To be or not to be (a limited company)
Former tax inspector and current Tax Specialist at Critchleys, Gerry Jackson, spells out the implications surrounding the decision to change from being a self-employed or partnership business and become a limited company.
The self-employed situation
As a self-employed businessman or woman, you pay tax at a minimum of 20 per cent on your profit. Sometimes, you won’t actually receive all of that profit because some it might be tied up in stock or a work in progress. There are also National Insurance payments at an additional 9 per cent.
Incorporating into a limited company
It is more complicated as a limited company because of the paperwork that needs to be filed with Companies House but it can be done in a way that is more tax efficient. You can set up a company and pay yourself a salary just below the National Insurance Threshold, which means the company will pay 19 per cent in tax. Additional payments can then be made as dividends, which won’t be completely tax free but will be a lower payment.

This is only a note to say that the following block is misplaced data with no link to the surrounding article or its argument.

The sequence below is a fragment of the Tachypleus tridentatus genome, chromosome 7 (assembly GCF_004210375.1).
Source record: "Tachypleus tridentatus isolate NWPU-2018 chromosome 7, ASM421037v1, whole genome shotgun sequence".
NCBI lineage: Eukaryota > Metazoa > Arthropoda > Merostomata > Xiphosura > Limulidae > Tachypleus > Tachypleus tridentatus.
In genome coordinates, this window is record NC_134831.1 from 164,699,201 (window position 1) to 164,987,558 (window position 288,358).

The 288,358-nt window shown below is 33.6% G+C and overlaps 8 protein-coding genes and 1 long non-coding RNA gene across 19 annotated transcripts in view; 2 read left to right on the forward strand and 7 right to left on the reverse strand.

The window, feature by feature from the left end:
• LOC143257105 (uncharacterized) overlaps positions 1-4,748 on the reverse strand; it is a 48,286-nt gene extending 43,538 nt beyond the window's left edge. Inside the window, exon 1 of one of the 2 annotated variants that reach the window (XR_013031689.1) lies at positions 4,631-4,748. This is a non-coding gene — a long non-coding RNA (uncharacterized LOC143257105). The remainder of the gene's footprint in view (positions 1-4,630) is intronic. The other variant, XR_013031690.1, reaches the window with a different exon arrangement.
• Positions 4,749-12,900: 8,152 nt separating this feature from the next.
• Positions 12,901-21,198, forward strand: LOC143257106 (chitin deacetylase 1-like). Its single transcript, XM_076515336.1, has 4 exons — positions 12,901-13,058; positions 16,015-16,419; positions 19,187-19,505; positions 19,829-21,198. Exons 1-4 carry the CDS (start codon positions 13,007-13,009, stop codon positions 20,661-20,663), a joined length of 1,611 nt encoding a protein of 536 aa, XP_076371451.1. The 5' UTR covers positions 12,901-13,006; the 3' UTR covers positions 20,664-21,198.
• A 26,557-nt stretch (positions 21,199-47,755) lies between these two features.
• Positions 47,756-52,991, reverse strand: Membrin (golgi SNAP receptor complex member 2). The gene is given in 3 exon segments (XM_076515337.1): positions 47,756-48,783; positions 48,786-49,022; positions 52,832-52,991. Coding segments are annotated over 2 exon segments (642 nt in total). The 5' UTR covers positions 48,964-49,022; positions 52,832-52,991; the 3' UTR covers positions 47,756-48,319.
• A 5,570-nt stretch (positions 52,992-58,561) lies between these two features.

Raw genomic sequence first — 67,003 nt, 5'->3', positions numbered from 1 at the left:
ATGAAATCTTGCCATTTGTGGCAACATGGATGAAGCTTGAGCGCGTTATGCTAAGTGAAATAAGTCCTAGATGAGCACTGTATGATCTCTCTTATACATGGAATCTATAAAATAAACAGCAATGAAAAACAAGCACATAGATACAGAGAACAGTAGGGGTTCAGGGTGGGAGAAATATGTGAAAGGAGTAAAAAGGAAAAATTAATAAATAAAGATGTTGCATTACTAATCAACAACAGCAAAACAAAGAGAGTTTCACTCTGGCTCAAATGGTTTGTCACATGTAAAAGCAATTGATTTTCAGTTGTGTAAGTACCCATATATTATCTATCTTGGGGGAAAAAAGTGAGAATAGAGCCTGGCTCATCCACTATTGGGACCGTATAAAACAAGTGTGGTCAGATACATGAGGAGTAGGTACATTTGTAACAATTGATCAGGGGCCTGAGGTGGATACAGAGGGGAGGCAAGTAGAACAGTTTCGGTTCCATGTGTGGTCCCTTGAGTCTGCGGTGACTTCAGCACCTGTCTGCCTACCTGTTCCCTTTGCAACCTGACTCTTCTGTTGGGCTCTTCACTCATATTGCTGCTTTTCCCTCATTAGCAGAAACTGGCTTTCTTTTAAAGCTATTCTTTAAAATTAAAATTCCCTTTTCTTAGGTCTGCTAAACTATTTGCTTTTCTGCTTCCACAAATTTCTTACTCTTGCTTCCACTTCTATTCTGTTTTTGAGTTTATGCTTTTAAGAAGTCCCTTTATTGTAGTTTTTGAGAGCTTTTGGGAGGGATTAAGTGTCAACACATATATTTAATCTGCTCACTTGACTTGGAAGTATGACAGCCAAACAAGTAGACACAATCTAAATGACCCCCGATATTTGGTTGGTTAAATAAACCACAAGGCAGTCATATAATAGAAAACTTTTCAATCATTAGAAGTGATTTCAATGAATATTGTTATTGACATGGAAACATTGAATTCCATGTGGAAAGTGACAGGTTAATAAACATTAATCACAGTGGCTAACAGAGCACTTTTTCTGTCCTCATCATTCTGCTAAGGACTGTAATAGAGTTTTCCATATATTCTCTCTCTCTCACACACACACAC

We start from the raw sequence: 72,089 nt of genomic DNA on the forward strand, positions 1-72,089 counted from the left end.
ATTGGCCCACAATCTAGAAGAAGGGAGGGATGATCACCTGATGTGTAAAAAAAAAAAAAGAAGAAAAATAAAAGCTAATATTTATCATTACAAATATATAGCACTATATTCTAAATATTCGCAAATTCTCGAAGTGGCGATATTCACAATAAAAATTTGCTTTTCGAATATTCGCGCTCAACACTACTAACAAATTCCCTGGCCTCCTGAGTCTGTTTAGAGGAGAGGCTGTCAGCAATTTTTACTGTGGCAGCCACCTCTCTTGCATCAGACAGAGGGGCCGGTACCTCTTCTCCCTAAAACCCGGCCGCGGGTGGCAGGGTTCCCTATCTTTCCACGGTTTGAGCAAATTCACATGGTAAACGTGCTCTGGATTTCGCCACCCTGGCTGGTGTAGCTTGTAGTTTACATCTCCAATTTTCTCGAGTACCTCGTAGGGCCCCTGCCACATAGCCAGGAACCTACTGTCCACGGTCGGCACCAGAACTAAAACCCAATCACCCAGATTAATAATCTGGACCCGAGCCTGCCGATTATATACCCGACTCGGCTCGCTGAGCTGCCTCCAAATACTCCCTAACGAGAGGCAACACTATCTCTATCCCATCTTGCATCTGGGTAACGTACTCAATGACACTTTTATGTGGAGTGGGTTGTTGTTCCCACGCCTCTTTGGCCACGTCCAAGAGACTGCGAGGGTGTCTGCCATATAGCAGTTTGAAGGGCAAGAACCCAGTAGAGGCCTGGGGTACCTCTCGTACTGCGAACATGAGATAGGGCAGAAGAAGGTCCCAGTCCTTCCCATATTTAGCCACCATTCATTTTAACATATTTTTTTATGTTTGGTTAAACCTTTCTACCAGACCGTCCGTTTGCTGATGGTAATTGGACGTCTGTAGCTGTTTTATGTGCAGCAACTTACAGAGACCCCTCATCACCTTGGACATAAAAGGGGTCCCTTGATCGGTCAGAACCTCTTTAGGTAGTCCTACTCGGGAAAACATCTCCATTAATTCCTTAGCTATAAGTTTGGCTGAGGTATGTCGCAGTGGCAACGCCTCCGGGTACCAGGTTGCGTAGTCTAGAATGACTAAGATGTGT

The complication threshold
If somebody is making a lot of money – like £150,000 or £200,000 – it might seem obvious to become a limited company. Actually, when that money goes into a company and comes out as a dividend, the extra tax on the dividends is quite a lot more than the savings on National Insurance. So, for somebody who's making large amounts of money but spending it and not leaving it in the company, they would be worse off as a limited company.
In a nutshell
To make being incorporated worthwhile, you have to be making more in tax savings than the additional running costs of the limited company. If your business is making £25,000 or more, you’re probably thinking it would be worth becoming a company but when you reach about £100,000 it becomes complicated because the new tax restriction on dividends kicks in.
Hope is here
It all sounds complicated because it can be so I have developed a calculator to help simplify the decision.
Find out more about Gerry Jackson